Wright State University’s faculty union went on strike at 8 a.m. this morning as a stalemate continues over terms of employment implemented by the board of trustees earlier this month.
Dozens of members of the Wright State chapter of the American Association of University Professors are picketing near campus entrances this morning. Many are holding red signs that read “On Strike For Wright” while others are holding homemade signs.
Some protesting were chanting for negotiations to restart while others were calling for WSU president Cheryl Schrader “to go.”
“This is terrible for this university but they’ve left us no choice, Martin Kich, president of the AAUP-WSU said while on the picket line this morning.
The strike is the union’s response to the WSU board of trustees decision on Jan. 4 to implement the final terms of employment for the union which includes moving faculty union members into a “uniform” health care plan, maintaining current rules of retrenchment, including no pay raises and allowing faculty to be furloughed as part of “cost savings days.” In its strike notice, the union took issue with the furlough policy, changes to health care, new provisions for promotions and tenure appointment, workload and a merit pay system.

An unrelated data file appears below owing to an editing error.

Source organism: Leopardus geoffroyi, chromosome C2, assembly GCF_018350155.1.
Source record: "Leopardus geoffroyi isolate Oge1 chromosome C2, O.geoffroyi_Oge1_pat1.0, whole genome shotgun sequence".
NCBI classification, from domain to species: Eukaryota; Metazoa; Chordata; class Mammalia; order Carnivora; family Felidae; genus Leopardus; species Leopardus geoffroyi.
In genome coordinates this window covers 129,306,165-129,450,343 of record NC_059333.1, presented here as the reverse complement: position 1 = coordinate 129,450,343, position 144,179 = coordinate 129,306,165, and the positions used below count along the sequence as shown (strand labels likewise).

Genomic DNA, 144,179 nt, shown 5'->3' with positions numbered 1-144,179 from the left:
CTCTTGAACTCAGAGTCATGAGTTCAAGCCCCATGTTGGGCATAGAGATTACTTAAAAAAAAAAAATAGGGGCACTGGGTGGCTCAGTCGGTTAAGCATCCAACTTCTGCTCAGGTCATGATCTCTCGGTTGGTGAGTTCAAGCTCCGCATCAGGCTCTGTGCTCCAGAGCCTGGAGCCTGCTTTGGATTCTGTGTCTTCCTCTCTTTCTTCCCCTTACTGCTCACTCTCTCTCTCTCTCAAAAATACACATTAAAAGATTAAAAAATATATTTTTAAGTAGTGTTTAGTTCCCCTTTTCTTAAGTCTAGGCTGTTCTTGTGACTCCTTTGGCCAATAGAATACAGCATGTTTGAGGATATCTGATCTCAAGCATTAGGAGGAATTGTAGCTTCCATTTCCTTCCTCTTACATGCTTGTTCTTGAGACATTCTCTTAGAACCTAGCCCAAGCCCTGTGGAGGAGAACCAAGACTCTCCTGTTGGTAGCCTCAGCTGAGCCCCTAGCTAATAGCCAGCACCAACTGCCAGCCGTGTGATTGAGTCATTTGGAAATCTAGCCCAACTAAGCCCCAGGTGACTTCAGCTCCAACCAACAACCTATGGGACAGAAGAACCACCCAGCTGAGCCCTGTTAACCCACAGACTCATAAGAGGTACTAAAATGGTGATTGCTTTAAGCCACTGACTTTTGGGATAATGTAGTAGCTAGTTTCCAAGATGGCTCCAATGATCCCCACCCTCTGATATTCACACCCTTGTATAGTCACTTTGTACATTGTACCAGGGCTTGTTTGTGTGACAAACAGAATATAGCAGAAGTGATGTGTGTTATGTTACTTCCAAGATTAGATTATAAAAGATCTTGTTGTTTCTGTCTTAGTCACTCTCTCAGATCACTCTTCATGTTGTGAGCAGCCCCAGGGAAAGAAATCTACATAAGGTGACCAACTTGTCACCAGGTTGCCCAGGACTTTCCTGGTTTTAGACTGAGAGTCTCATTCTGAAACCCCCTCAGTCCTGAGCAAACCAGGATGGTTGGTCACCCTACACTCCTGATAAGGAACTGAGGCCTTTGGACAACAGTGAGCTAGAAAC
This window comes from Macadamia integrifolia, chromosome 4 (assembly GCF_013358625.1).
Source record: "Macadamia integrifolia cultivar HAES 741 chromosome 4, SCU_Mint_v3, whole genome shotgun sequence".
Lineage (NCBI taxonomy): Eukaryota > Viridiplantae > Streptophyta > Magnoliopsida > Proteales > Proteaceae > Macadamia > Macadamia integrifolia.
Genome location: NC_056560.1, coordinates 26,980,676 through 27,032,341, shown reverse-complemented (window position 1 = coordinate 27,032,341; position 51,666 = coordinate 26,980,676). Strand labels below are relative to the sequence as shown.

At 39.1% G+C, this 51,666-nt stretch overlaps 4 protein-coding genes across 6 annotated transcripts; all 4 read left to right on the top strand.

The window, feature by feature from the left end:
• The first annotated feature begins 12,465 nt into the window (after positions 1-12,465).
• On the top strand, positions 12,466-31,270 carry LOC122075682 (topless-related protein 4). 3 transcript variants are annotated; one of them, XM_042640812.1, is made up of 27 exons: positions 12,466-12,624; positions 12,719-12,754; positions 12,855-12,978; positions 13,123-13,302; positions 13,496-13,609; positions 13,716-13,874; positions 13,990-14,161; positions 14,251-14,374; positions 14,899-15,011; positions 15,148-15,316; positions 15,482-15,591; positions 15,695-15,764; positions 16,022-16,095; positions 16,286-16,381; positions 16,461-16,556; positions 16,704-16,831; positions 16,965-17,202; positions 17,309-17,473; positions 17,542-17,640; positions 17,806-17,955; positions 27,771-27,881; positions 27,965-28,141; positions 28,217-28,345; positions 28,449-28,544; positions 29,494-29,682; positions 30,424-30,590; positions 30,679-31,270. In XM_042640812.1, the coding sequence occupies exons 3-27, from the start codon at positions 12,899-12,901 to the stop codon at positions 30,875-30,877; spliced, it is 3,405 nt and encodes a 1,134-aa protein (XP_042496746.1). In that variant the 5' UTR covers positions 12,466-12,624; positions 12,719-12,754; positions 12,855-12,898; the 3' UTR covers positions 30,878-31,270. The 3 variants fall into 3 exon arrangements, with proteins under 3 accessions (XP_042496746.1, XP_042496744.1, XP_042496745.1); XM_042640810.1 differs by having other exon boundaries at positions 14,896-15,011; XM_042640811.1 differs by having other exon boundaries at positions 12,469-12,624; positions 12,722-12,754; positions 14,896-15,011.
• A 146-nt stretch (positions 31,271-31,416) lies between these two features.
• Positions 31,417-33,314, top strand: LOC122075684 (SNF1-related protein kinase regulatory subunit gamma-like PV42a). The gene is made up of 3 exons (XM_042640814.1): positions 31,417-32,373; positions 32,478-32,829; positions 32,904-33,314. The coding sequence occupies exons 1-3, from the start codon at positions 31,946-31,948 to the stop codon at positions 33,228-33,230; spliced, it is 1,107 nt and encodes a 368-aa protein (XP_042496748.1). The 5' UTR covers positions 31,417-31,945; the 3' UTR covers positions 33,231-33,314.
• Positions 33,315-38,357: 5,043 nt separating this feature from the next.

Wright State’s finances have contributed to trouble at the negotiating table. The university reduced its spending by around $53 million in fiscal year 2018 in an attempt to begin correcting years of overspending.
Though dozens of strikers were waving signs at WSU this morning, around one-third of the union’s members don’t plan to picket and will instead be in the classroom this week, spokesman Seth Bauguess said.
Both the administration and union leaders have said they hoped to avoid a strike. It became something of a “final straw,” Noeleen McIlvenna, a WSU history professor and contract administration officer for the union has said.
“It’s very sad that we have to be out here but its also bolstering our spirits that we have so many out here ready to fight for Wright and ready to fight for quality education here at the university,” McIlvenna said. “It’s very sad that it had to come to this.
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